In both Europe and North America during the past 20 years, controversy has surrounded the education of children from linguistic minority backgrounds. An increasing number of minority children are experiencing difficulties at school and many leave school with no formal qualifications. There are fears among many educators and policy-makers that an entire generation of alienated youth with no future prospects is being produced by western educational systems.
This book analyses policy issues regarding the education of minority students in western industrialised societies and presents a number of case studies of programs that have been successful in reversing the pattern of minority students' academic failure. A central theme throughout the volume is that the causes of minority students' academic difficulties are rooted in the power relations between the dominant and subordinate groups in society.
Schools have typically reflected and reinforced these power relations through strategies such as punishment of children for speaking their mother tongue at school with the result that minority students have not developed confidence in their own cultural identity or academic abilities. Reversal of minority students' school failure requires that educators set out to enable both minority students and communities to empower themselves.
The presentation of case studies in which this empowerment has been successfully achieved is complemented by the perspectives of individuals and minority communities who have been involved in the struggle for educational and linguistic rights of minority children. Seller Inventory AAR More information about this seller Contact this seller. Seller Inventory BTE Book Description Multilingual Matters Ltd, Condition: Brand New. In Stock.
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Seller Inventory zk Book Description Multilingual Matters, Seller Inventory A Seller Inventory Book Description Multilingual Matters. As of last year, the figure stood at 5. So who is at fault? Some economists say that although banks may have been pushing credit, people nonetheless chose to run up debt; to save too little; to leave no cushion for emergencies, much less retirement.
It is ironic that as financial products have become increasingly sophisticated, theoretically giving individuals more options to smooth out the bumps in their lives, something like the opposite seems to have happened, at least for many. Lusardi argues that as the financial world has grown more complex, our knowledge of finances has not kept pace.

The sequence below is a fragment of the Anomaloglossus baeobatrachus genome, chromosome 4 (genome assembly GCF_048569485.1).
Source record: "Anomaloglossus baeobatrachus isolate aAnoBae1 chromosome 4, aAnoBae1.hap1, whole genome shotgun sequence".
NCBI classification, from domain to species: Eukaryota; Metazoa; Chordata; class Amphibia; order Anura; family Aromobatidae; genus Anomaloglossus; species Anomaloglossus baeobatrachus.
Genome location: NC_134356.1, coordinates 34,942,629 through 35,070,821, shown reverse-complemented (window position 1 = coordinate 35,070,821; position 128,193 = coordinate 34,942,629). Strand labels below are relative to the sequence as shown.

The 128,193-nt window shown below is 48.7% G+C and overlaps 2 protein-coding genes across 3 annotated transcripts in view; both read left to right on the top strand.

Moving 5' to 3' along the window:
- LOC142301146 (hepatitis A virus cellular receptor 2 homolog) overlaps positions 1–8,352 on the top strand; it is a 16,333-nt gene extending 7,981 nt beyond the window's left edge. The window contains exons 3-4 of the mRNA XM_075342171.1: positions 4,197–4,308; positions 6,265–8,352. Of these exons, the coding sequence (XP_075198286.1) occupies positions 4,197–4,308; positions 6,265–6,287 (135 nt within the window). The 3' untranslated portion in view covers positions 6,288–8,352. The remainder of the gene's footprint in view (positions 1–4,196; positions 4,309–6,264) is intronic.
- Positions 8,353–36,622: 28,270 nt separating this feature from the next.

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A study she and a colleague conducted measuring knowledge of fundamental financial principles compound interest, risk diversification, and the effects of inflation found that 65 percent of Americans ages 25 to 65 were financial illiterates. Choice, often in the face of ignorance, is certainly part of the story. Take me. I plead guilty. I am a financial illiterate, or worse—an ignoramus. I chose to become a writer, which is a financially perilous profession, rather than do something more lucrative. I chose to live in New York rather than in a place with a lower cost of living.
I chose to have two children. I chose to write long books that required years of work, even though my advances would be stretched to the breaking point and, it turned out, beyond.
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We all make those sorts of choices, and they obviously affect, even determine, our bottom line. But, without getting too metaphysical about it, these are the choices that define who we are. We make them with our lives in mind. The alternative is to be another person. But even having made those choices, which involved revolving credit, for the better part of my life I was not drowning in debt maybe treading in it … okay, barely treading.
In retrospect, of course, my problem was simple: too little income, too many expenses. Credit enabled me to forestall this problem for a time—and also to make it progressively worse—but the root of the problem was deeper. Few of us do. I went to college; got a graduate degree; taught for a while; got a book contract; moved to a small, inexpensive, rent-controlled apartment in Little Italy to write; got married; and bumped along until I landed a job on television those of you with elephant memories may remember that for three years, I was one of the replacements for Gene Siskel and Roger Ebert on the PBS movie-review show Sneak Previews.
My wife continued to work, and we managed to scrape by, though child care and then private schools crimped our finances.
I never wanted to keep up with the Joneses. All right, I wanted them to be winners. In our case—and I have a feeling in the case of just about every American—there were unforeseen circumstances. The housing market in New York soured, and I eventually sold the apartment for a steep loss, because I had no choice. I suppose I could have slashed the price sooner to bring in more would-be buyers—in retrospect, that would have been the wisest choice—but I wanted to cover what I owed the bank.